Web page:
The Heart of the Western World
A Conversation with Dr. Marie-Claire Morellec
By Kokko Tso
“To know by rote is no knowledge, and signifies no more but only to retain what one has entrusted to our memory.” – Michel de Montaigne, Essays
While some might associate the study of a foreign language with boring memorization of grammar and syntax, students who choose to pursue the study of French at Hillsdale receive more than just language training. They are immersed in and given a full appreciation of the French language and heritage. Montaigne writes, “That which a man rightly knows and understands, he is the free disposer of at his own full liberty.” At Hillsdale, students in the French department can say that they rightly know and understand their chosen field of study.
Why should students study French? For one, the French language is quite beautiful. Dr. Marie-Claire Morellec, chair of the French department, says that she often tells her students, “Even if you don’t understand the words, just close your eyes and listen to the music of the language—that is something that cannot be translated.”
But perhaps the most important reason to study French lies in the fact that Western civilization draws heavily from French history and culture. Dr. Morellec explains, “Philosophy students cannot study the Enlightenment without bumping into Montesquieu or Rousseau, or contemporary philosophy without reading Sartre or Camus. English majors cannot talk about contemporary literature without examining the influence of Balzac, Stendhal, or Proust. And without Claude Monet, artists in the Western tradition would not have had Impressionism. French philosophy, literature, art, history, culture—they have been at the heart of what the Western world is today.”
This idea of connecting many different fields in a liberal arts education forms the foundation of the French program at Hillsdale. While the French professors give all students a solid foundation in the mechanics of the language, Dr. Morellec emphasizes the importance of French literature and cultural context in their curriculum.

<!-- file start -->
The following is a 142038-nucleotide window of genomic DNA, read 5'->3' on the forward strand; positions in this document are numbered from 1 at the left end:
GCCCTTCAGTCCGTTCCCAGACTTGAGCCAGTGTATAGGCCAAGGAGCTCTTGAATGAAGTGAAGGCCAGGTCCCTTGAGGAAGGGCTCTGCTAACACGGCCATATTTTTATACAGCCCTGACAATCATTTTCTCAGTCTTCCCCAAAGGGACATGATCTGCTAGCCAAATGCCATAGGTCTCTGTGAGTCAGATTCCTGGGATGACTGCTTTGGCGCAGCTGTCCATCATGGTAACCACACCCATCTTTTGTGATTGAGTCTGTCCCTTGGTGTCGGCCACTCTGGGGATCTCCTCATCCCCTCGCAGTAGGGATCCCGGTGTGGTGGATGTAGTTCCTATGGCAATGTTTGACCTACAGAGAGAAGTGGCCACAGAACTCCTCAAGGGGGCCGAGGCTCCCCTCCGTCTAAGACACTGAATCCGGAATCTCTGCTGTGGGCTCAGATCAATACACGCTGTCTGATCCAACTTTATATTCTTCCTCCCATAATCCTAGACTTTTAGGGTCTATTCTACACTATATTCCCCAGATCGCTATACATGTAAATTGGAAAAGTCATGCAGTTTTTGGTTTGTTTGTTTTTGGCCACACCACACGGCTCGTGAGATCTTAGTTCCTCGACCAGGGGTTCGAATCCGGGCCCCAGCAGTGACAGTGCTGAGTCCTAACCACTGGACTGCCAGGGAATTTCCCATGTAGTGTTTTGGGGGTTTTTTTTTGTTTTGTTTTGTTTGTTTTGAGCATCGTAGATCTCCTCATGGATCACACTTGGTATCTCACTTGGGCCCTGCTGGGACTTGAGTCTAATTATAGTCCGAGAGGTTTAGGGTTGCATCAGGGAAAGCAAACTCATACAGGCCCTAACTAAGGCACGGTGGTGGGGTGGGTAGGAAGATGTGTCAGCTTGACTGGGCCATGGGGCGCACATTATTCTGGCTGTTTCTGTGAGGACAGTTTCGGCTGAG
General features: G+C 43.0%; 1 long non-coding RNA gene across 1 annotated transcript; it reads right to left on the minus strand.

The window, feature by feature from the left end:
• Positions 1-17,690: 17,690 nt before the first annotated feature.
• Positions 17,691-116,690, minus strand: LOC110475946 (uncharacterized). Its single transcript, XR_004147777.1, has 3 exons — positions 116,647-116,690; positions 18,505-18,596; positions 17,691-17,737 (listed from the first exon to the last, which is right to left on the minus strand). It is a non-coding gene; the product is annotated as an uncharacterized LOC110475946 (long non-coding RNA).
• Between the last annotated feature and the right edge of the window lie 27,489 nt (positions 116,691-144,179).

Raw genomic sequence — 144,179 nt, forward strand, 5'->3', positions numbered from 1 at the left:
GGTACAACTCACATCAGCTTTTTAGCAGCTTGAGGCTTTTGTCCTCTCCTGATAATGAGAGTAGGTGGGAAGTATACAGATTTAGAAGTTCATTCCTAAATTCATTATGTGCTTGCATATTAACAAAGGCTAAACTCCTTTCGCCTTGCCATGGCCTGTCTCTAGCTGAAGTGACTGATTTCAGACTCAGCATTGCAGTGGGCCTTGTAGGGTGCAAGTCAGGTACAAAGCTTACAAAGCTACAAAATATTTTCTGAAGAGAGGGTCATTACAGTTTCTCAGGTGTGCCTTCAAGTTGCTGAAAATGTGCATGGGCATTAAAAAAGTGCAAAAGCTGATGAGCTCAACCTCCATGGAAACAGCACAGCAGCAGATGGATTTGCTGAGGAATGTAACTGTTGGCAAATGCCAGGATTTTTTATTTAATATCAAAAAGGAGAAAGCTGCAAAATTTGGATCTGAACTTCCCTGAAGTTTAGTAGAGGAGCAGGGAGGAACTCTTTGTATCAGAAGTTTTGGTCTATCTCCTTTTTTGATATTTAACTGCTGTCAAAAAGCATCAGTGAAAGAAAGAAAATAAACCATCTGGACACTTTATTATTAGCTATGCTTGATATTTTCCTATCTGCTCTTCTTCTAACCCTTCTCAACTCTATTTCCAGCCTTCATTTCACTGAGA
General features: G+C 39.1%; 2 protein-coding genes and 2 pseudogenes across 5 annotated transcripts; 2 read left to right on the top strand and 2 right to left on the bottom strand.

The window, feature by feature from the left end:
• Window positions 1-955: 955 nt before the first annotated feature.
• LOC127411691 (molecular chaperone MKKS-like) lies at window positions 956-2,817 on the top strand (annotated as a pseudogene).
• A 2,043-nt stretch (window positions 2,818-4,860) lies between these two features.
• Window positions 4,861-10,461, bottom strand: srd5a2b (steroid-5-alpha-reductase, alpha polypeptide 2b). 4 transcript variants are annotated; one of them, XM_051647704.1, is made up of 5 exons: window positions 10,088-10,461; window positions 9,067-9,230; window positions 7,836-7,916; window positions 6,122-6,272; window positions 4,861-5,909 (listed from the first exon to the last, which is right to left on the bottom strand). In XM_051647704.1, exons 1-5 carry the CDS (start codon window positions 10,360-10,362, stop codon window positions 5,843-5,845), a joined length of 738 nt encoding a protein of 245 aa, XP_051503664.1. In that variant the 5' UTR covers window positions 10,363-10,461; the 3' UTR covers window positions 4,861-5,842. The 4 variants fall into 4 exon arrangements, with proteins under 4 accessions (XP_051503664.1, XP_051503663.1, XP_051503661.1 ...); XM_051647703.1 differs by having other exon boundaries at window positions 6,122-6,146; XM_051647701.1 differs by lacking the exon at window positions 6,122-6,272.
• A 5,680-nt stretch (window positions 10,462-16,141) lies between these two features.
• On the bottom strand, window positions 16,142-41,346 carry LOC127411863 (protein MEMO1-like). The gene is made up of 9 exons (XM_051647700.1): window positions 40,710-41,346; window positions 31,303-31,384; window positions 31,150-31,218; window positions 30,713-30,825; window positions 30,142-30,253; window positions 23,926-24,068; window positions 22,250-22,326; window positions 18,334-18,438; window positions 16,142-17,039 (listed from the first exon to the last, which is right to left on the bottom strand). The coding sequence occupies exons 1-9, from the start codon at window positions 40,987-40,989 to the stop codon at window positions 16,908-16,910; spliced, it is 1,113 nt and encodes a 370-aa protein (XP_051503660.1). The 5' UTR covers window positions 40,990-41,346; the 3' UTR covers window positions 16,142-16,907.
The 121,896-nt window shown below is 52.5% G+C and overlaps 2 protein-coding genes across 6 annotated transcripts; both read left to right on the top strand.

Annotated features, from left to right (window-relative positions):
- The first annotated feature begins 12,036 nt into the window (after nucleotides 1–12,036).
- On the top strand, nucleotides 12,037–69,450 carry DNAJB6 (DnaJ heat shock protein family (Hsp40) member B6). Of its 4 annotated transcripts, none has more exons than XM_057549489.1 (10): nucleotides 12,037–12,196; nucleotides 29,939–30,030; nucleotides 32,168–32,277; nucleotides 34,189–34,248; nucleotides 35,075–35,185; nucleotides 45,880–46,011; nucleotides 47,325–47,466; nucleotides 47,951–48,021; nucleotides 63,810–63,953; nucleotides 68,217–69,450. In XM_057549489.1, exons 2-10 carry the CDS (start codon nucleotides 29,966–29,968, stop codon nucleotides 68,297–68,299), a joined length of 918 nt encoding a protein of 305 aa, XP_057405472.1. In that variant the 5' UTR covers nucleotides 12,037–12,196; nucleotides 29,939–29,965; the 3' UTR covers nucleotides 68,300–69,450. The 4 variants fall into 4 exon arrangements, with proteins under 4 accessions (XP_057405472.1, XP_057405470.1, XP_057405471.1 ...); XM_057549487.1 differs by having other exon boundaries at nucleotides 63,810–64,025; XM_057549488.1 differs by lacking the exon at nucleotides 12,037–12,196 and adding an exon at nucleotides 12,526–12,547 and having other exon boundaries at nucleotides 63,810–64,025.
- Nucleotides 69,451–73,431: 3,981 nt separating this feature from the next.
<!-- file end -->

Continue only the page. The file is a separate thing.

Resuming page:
“We want our students to know about literature, history, art, politics, and philosophy. We want our students to be able to read, understand, and converse about these things because it will give them a background to better understand the rich heritage of the French language. Flaubert did not wake up one morning and say, ‘You know, I feel like writing Madame Bovary. I think that’d be cool.’ He wrote one of the most important nineteenth-century novels in the context of his own time, and you need to study that context in order to fully appreciate it.”
Another key component of the French program is Hillsdale’s partnership with various foreign study programs in France. Faculty highly recommend students pursue study abroad opportunities, and most majors and minors will complete either a summer or semester of study in France.”Foreign travel has always been a part of a classical liberal arts education,” says Dr. Morellec. “I think it’s even more important in a world where we like to talk about a global economy. You need to be able to understand the customs of different cultures if you want to participate in international affairs.” Hillsdale’s primary French study abroad program is based in Tours at the Universite de Touraine, though the French department works with students to place them in programs that best fit their needs and interests.
“Learning French is a very humbling experience,” Dr. Morellec concludes. “All of a sudden, you’re like a child trying to figure out how to communicate, and it can be frustrating. However, the rewards are great: the intellectual satisfaction, the opening of your world to a rich culture. And isn’t that what a liberal arts education is all about?”
Kokko Tso graduated from Hillsdale College in 2013 with majors in music, Latin, and history. He currently works for his alma mater as the Digital Content Manager.